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Multiple Sclerosis & Winning Disability Benefits


Multiple Sclerosis is an auto-immune disease that affects the central nervous system. When an individual suffers from M.S., the insulating covers of the nerve cells in the brain, spinal cord, and optic nerves are damaged by a process called demyelination.  The effects of the disease are different for every person. But common symptoms are vision problems, tingling, and numbness in the face or extremities.

Additionally, other symptoms are pain and muscle spasm, weakness, fatigue, tremor, balance issues, and dizziness. Some people experience speech issues, sexual dysfunction, and bladder problems. Mental symptoms include cognitive issues, such as forgetfulness or mood swings.

Multiple Sclerosis is typically diagnosed by an MRI scan.  The MRI will show demyelinating lesions in the brain and/or the spinal cord.  These lesions are white matter lesions or plaques. Diagnosis of the disease can also be by a spinal tap or lumbar puncture. When the doctors do this, they are looking for oligoclonal bands in your spinal fluid.

You need to take your M.S. tests in a hospital setting. For example, the doctor removes cerebrospinal fluid, using a thin needle, from the low back. The cerebral spinal fluid is tested for abnormal results;  oligoclonal bands are a group of proteins that show inflammation of the central nervous system.  The presence of these proteins may indicate a diagnosis of Multiple Sclerosis.


You can obtain disability benefits from the Social Security Administration if you have severe symptoms from Multiple Sclerosis. The SSA looks at M.S. under the neurological listing 11.09.  Listing 11.09 is as follows:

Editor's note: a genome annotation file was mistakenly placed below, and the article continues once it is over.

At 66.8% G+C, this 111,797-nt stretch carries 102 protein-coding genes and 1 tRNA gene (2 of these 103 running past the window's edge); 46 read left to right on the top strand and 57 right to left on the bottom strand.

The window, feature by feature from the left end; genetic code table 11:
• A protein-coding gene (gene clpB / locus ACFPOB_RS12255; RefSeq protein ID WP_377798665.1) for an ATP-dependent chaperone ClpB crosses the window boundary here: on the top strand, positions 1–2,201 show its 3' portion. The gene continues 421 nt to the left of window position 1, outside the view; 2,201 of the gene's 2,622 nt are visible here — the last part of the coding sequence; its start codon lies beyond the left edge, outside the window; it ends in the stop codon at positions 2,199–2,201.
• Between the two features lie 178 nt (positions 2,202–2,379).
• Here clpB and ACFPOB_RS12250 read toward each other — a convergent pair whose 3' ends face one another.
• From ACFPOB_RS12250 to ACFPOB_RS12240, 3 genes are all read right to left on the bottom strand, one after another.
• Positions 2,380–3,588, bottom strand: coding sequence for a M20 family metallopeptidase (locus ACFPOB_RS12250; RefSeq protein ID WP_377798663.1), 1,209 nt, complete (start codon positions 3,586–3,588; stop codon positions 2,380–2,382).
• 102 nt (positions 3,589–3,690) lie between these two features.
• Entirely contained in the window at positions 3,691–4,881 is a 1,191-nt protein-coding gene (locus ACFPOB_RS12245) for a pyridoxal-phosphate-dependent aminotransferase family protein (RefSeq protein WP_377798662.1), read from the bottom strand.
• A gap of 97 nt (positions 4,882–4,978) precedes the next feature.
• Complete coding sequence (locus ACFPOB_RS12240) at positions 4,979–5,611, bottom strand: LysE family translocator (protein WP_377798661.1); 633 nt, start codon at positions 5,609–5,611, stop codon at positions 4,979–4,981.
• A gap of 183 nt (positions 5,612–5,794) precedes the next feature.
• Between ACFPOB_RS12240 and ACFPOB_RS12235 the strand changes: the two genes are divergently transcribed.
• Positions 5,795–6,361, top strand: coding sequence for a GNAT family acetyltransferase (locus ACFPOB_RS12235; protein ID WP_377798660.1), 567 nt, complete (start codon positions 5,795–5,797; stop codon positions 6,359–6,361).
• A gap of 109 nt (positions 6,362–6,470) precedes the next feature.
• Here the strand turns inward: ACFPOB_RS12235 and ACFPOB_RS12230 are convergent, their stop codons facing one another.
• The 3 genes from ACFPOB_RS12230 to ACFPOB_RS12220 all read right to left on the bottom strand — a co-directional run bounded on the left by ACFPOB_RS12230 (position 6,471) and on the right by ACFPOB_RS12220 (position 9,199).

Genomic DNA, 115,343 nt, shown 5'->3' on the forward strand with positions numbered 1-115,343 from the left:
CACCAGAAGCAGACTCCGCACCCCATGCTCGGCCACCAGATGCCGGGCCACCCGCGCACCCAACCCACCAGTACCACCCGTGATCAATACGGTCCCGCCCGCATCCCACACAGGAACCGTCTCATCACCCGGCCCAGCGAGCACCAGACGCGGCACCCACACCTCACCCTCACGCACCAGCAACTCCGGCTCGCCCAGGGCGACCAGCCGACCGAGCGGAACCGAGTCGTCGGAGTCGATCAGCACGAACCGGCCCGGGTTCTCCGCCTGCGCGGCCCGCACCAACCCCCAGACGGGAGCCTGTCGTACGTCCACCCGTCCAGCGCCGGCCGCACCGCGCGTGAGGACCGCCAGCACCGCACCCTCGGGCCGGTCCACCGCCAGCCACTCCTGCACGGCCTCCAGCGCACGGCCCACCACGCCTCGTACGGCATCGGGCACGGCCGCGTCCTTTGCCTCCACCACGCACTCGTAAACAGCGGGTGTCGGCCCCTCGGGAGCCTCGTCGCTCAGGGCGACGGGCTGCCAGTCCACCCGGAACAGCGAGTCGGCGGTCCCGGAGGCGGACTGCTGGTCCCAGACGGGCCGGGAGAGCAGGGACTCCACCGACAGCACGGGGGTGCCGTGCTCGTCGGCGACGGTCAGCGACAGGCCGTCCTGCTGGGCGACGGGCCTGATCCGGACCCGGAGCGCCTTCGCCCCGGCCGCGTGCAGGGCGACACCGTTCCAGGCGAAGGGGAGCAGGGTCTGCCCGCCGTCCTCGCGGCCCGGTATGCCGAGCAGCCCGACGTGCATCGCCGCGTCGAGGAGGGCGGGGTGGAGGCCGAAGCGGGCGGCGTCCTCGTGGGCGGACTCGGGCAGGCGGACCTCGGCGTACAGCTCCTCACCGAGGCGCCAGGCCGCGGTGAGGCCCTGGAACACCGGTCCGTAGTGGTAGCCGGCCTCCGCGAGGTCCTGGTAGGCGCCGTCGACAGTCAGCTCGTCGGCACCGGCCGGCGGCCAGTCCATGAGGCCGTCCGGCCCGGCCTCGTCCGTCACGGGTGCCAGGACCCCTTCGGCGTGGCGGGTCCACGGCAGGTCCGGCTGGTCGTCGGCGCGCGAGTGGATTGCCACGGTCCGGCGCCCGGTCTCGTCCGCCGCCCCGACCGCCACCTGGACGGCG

11.09 Multiple sclerosis, characterized by A or B:

A. Disorganization of motor function in two extremities, resulting in an extreme limitation in the ability to stand up from a seated position, balance while standing or walking, or use the upper extremities.
B. Marked limitation in physical functioning, and in one of the following:

  1. Understanding, remembering, or applying information; or
  2. Interacting with others; or
  3. Concentrating, persisting, or maintaining pace; or
  4. Adapting or managing oneself.

It is important to remember that you will need to prove not only an objective diagnosis of Multiple Sclerosis. But, you will also need to prove you have the disease to the level of severity under listing 11.09.  You must have a treating physician document your impairments from M.S.. First, your doctor should discuss your tests and objective diagnosis. Second, your doctor should write about your physical and mental limitations. Third, your doctor should discuss how you are complaint with treatment.


It can be difficult to prove to the SSA that your Multiple Sclerosis symptoms prevent you from working, but Cannon Disability Law can help you win your case. We are happy to answer your questions and help you file your application for disability benefits. Contacting us and talking to us about your case is free. We will not charge you for a consultation. Likewise, we will not charge you an attorney fee unless we win your case. It is free to call and talk to us about your case. Hire the best disability firm to help you apply for benefits or appeal your disability case.

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